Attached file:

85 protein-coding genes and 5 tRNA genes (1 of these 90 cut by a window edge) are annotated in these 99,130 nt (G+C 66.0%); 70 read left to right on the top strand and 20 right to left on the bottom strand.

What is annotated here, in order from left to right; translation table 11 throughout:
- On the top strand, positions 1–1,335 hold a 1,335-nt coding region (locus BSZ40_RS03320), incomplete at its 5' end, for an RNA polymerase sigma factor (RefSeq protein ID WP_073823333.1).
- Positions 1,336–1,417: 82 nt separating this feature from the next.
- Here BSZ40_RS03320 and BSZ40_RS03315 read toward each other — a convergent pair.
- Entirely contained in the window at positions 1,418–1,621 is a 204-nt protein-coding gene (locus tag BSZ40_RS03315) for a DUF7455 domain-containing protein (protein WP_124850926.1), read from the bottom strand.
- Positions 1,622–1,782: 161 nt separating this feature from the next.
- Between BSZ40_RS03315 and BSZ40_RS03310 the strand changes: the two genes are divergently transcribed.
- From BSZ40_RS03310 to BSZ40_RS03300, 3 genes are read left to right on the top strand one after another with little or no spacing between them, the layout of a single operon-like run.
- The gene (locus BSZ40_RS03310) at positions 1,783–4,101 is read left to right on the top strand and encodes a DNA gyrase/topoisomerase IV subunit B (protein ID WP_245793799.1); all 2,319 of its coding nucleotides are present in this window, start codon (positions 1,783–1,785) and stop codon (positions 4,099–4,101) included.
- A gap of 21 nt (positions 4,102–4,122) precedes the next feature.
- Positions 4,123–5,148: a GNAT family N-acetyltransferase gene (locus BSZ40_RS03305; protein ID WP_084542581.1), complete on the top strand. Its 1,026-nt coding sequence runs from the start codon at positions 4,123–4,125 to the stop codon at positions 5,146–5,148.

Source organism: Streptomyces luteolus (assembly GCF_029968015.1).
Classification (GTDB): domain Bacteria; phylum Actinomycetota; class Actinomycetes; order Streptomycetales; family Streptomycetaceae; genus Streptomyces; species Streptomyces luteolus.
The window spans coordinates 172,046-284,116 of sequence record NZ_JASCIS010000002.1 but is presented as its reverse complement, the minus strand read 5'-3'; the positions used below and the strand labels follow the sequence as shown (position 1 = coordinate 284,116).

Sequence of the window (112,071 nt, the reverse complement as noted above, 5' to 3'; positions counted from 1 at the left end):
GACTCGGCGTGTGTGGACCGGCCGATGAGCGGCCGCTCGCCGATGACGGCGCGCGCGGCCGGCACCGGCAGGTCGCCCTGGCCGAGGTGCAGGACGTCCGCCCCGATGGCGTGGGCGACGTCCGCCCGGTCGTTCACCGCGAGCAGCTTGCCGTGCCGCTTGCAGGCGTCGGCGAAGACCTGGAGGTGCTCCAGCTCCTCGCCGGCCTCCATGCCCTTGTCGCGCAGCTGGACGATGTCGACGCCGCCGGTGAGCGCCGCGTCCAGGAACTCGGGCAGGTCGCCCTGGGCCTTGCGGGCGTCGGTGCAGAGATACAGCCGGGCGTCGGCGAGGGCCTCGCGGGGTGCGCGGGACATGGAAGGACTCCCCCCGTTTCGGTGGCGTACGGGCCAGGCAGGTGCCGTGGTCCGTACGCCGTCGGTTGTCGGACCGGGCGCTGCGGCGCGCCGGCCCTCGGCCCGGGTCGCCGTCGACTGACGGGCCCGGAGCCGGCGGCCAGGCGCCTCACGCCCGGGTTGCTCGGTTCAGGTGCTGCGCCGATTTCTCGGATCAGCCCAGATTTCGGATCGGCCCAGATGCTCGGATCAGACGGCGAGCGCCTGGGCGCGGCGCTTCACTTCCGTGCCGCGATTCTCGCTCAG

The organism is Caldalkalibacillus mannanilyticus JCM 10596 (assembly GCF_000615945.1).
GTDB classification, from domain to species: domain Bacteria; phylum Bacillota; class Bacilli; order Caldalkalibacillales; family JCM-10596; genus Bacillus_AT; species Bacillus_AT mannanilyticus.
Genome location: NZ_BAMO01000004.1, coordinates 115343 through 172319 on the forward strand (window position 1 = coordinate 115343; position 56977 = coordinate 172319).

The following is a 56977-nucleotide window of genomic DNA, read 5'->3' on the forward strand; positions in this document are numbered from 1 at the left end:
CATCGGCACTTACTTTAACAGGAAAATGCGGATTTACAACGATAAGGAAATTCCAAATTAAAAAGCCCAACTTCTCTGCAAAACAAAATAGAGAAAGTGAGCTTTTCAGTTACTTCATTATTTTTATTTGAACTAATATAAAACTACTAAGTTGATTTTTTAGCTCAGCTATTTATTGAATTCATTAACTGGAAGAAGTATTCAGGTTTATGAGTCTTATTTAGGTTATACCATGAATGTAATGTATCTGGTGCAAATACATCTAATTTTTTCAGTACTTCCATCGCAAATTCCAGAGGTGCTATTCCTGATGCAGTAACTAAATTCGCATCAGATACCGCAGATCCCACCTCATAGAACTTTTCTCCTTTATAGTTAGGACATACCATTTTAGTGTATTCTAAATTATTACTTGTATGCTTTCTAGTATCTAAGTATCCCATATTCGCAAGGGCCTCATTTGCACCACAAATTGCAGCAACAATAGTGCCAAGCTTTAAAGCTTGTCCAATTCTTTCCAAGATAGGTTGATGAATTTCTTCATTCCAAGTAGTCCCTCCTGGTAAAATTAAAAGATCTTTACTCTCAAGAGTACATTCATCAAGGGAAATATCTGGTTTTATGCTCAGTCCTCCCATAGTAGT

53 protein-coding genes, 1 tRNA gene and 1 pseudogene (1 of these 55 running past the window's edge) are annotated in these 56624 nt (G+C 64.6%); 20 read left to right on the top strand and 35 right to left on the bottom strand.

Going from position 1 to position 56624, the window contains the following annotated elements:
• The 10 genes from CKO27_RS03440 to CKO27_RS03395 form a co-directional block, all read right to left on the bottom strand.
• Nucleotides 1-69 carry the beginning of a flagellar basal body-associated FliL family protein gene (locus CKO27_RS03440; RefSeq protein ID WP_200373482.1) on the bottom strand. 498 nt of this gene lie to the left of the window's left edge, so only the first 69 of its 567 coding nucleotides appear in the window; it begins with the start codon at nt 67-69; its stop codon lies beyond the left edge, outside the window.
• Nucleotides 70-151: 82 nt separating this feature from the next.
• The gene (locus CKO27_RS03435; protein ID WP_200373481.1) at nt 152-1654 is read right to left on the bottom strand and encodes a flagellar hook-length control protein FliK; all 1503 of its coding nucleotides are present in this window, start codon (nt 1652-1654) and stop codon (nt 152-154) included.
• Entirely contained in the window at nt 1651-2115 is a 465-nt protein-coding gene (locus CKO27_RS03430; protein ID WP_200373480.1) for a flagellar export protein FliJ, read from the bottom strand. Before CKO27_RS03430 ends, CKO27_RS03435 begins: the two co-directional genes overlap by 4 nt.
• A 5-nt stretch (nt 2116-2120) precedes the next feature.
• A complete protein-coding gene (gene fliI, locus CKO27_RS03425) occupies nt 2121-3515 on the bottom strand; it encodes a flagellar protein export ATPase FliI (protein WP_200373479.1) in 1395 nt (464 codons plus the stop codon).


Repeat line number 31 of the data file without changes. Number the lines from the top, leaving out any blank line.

• A complete protein-coding gene (gene fliI, locus CKO27_RS03425) occupies nt 2121-3515 on the bottom strand; it encodes a flagellar protein export ATPase FliI (protein WP_200373479.1) in 1395 nt (464 codons plus the stop codon).